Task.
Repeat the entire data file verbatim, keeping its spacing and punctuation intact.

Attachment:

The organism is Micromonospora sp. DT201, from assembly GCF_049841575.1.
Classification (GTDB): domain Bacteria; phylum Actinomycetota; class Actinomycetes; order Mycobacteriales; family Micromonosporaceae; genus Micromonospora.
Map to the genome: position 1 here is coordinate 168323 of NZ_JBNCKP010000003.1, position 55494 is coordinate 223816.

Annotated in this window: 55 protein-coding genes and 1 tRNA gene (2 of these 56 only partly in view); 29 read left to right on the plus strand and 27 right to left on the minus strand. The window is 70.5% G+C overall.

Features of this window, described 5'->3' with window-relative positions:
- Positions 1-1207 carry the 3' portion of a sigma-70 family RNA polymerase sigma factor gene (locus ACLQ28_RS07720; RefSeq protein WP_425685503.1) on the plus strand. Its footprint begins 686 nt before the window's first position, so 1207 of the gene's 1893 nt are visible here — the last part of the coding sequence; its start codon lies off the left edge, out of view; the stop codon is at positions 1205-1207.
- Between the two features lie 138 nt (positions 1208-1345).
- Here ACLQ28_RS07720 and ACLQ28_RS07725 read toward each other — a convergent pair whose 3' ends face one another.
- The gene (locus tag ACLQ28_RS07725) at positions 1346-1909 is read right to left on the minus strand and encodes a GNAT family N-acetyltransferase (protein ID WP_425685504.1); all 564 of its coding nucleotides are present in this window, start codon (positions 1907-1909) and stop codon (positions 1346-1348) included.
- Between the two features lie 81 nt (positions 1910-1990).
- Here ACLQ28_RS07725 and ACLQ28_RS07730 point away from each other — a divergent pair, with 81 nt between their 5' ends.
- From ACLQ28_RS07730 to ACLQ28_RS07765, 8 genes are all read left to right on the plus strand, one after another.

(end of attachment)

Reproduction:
The organism is Micromonospora sp. DT201, from assembly GCF_049841575.1.
Classification (GTDB): domain Bacteria; phylum Actinomycetota; class Actinomycetes; order Mycobacteriales; family Micromonosporaceae; genus Micromonospora.
Map to the genome: position 1 here is coordinate 168323 of NZ_JBNCKP010000003.1, position 55494 is coordinate 223816.

Annotated in this window: 55 protein-coding genes and 1 tRNA gene (2 of these 56 only partly in view); 29 read left to right on the plus strand and 27 right to left on the minus strand. The window is 70.5% G+C overall.

Features of this window, described 5'->3' with window-relative positions:
- Positions 1-1207 carry the 3' portion of a sigma-70 family RNA polymerase sigma factor gene (locus ACLQ28_RS07720; RefSeq protein WP_425685503.1) on the plus strand. Its footprint begins 686 nt before the window's first position, so 1207 of the gene's 1893 nt are visible here — the last part of the coding sequence; its start codon lies off the left edge, out of view; the stop codon is at positions 1205-1207.
- Between the two features lie 138 nt (positions 1208-1345).
- Here ACLQ28_RS07720 and ACLQ28_RS07725 read toward each other — a convergent pair whose 3' ends face one another.
- The gene (locus tag ACLQ28_RS07725) at positions 1346-1909 is read right to left on the minus strand and encodes a GNAT family N-acetyltransferase (protein ID WP_425685504.1); all 564 of its coding nucleotides are present in this window, start codon (positions 1907-1909) and stop codon (positions 1346-1348) included.
- Between the two features lie 81 nt (positions 1910-1990).
- Here ACLQ28_RS07725 and ACLQ28_RS07730 point away from each other — a divergent pair, with 81 nt between their 5' ends.
- From ACLQ28_RS07730 to ACLQ28_RS07765, 8 genes are all read left to right on the plus strand, one after another.